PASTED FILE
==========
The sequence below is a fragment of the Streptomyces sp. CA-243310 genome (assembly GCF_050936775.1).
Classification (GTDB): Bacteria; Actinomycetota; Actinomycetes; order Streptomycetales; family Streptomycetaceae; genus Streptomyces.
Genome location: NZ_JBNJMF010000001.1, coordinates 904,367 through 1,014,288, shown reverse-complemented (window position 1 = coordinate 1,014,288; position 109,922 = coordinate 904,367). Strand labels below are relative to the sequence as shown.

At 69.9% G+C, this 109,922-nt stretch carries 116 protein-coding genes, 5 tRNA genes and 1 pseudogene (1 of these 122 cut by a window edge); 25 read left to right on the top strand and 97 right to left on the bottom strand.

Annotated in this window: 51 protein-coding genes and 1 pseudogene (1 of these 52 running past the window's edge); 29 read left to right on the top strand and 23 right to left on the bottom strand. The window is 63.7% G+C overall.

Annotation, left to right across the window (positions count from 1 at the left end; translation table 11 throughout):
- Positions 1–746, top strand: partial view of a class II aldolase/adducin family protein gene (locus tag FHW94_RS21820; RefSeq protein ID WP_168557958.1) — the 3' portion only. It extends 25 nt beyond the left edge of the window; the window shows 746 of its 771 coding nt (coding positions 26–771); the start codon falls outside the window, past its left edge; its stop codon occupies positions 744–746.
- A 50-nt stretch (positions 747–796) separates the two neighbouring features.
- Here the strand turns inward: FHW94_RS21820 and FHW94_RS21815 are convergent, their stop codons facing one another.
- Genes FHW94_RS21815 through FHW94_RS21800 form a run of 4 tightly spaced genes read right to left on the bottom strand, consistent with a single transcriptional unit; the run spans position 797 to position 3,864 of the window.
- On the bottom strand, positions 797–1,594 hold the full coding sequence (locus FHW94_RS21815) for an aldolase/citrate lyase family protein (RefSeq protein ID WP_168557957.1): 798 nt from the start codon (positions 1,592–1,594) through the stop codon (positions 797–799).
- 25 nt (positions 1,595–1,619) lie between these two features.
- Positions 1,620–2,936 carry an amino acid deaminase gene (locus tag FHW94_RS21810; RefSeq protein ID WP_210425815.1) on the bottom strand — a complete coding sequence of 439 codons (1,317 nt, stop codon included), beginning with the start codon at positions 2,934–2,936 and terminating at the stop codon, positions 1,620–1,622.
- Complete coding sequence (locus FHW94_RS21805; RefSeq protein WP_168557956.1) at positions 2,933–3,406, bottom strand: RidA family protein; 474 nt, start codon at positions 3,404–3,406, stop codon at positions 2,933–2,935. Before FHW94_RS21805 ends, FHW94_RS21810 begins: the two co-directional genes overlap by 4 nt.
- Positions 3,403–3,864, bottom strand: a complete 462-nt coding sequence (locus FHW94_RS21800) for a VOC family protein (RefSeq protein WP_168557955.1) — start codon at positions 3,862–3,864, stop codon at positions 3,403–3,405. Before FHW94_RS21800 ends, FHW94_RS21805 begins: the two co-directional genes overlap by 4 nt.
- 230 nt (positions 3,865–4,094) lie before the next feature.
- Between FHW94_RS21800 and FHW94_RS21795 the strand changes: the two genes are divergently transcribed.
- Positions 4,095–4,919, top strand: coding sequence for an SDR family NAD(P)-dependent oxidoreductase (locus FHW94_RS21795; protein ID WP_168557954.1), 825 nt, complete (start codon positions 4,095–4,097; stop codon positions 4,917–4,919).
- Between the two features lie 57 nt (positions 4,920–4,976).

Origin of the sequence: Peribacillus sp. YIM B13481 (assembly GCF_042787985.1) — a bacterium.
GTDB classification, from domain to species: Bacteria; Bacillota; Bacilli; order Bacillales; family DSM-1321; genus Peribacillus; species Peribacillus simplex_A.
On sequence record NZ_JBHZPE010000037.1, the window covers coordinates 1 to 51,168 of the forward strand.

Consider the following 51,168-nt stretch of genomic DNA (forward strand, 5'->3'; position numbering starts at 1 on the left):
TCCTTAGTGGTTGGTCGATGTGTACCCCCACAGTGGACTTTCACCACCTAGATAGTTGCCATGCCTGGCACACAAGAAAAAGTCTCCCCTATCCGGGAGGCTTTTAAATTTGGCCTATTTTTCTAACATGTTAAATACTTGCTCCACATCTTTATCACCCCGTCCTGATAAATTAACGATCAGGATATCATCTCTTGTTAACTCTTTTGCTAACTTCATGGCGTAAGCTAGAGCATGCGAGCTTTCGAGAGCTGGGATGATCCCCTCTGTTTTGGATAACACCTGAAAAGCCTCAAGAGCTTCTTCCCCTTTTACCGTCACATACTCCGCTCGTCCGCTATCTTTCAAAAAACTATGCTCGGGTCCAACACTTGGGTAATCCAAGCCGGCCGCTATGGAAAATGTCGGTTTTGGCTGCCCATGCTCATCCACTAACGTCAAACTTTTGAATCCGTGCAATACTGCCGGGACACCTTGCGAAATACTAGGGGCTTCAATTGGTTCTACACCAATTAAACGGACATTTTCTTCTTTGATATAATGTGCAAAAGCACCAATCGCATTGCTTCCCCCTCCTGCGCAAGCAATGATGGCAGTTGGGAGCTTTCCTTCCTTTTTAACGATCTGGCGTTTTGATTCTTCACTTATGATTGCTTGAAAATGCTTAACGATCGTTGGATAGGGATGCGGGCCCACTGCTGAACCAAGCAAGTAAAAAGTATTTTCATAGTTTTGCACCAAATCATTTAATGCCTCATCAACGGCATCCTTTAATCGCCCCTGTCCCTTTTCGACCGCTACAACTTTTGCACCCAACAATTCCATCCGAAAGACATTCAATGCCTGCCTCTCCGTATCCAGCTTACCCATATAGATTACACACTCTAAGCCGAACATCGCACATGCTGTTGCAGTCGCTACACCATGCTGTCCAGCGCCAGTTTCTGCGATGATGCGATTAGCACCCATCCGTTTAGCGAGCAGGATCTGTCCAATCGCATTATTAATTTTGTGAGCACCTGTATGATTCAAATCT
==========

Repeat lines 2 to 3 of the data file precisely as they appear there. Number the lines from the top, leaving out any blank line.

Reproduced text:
Classification (GTDB): Bacteria; Actinomycetota; Actinomycetes; order Streptomycetales; family Streptomycetaceae; genus Streptomyces.
Genome location: NZ_JBNJMF010000001.1, coordinates 904,367 through 1,014,288, shown reverse-complemented (window position 1 = coordinate 1,014,288; position 109,922 = coordinate 904,367). Strand labels below are relative to the sequence as shown.